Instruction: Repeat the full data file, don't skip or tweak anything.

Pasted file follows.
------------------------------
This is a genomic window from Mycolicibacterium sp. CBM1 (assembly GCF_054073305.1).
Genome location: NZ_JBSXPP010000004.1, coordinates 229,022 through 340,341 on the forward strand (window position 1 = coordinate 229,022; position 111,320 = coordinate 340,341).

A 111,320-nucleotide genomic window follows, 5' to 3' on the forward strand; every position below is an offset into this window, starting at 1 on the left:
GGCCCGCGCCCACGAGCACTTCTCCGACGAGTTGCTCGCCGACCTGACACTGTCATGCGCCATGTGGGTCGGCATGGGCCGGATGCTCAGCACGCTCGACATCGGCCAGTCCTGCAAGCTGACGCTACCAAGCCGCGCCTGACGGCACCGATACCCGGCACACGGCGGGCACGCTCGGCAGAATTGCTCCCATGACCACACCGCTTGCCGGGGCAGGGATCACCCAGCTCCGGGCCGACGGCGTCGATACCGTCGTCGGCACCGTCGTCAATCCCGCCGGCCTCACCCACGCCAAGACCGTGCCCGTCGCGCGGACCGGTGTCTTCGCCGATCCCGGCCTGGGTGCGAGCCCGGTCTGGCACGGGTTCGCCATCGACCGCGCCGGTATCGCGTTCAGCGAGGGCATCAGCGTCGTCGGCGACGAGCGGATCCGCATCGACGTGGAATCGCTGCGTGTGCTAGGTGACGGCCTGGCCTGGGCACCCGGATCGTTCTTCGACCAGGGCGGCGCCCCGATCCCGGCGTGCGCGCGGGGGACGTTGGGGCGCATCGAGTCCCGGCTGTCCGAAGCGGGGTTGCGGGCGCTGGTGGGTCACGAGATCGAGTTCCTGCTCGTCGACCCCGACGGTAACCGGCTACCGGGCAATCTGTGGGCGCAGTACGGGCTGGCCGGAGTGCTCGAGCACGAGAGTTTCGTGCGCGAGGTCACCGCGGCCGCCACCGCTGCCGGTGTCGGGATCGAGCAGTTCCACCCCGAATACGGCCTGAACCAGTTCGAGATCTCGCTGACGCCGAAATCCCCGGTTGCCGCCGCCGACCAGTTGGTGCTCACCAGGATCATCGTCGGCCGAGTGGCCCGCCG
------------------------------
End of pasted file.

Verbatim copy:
This is a genomic window from Mycolicibacterium sp. CBM1 (assembly GCF_054073305.1).
Genome location: NZ_JBSXPP010000004.1, coordinates 229,022 through 340,341 on the forward strand (window position 1 = coordinate 229,022; position 111,320 = coordinate 340,341).

A 111,320-nucleotide genomic window follows, 5' to 3' on the forward strand; every position below is an offset into this window, starting at 1 on the left:
GGCCCGCGCCCACGAGCACTTCTCCGACGAGTTGCTCGCCGACCTGACACTGTCATGCGCCATGTGGGTCGGCATGGGCCGGATGCTCAGCACGCTCGACATCGGCCAGTCCTGCAAGCTGACGCTACCAAGCCGCGCCTGACGGCACCGATACCCGGCACACGGCGGGCACGCTCGGCAGAATTGCTCCCATGACCACACCGCTTGCCGGGGCAGGGATCACCCAGCTCCGGGCCGACGGCGTCGATACCGTCGTCGGCACCGTCGTCAATCCCGCCGGCCTCACCCACGCCAAGACCGTGCCCGTCGCGCGGACCGGTGTCTTCGCCGATCCCGGCCTGGGTGCGAGCCCGGTCTGGCACGGGTTCGCCATCGACCGCGCCGGTATCGCGTTCAGCGAGGGCATCAGCGTCGTCGGCGACGAGCGGATCCGCATCGACGTGGAATCGCTGCGTGTGCTAGGTGACGGCCTGGCCTGGGCACCCGGATCGTTCTTCGACCAGGGCGGCGCCCCGATCCCGGCGTGCGCGCGGGGGACGTTGGGGCGCATCGAGTCCCGGCTGTCCGAAGCGGGGTTGCGGGCGCTGGTGGGTCACGAGATCGAGTTCCTGCTCGTCGACCCCGACGGTAACCGGCTACCGGGCAATCTGTGGGCGCAGTACGGGCTGGCCGGAGTGCTCGAGCACGAGAGTTTCGTGCGCGAGGTCACCGCGGCCGCCACCGCTGCCGGTGTCGGGATCGAGCAGTTCCACCCCGAATACGGCCTGAACCAGTTCGAGATCTCGCTGACGCCGAAATCCCCGGTTGCCGCCGCCGACCAGTTGGTGCTCACCAGGATCATCGTCGGCCGAGTGGCCCGCCG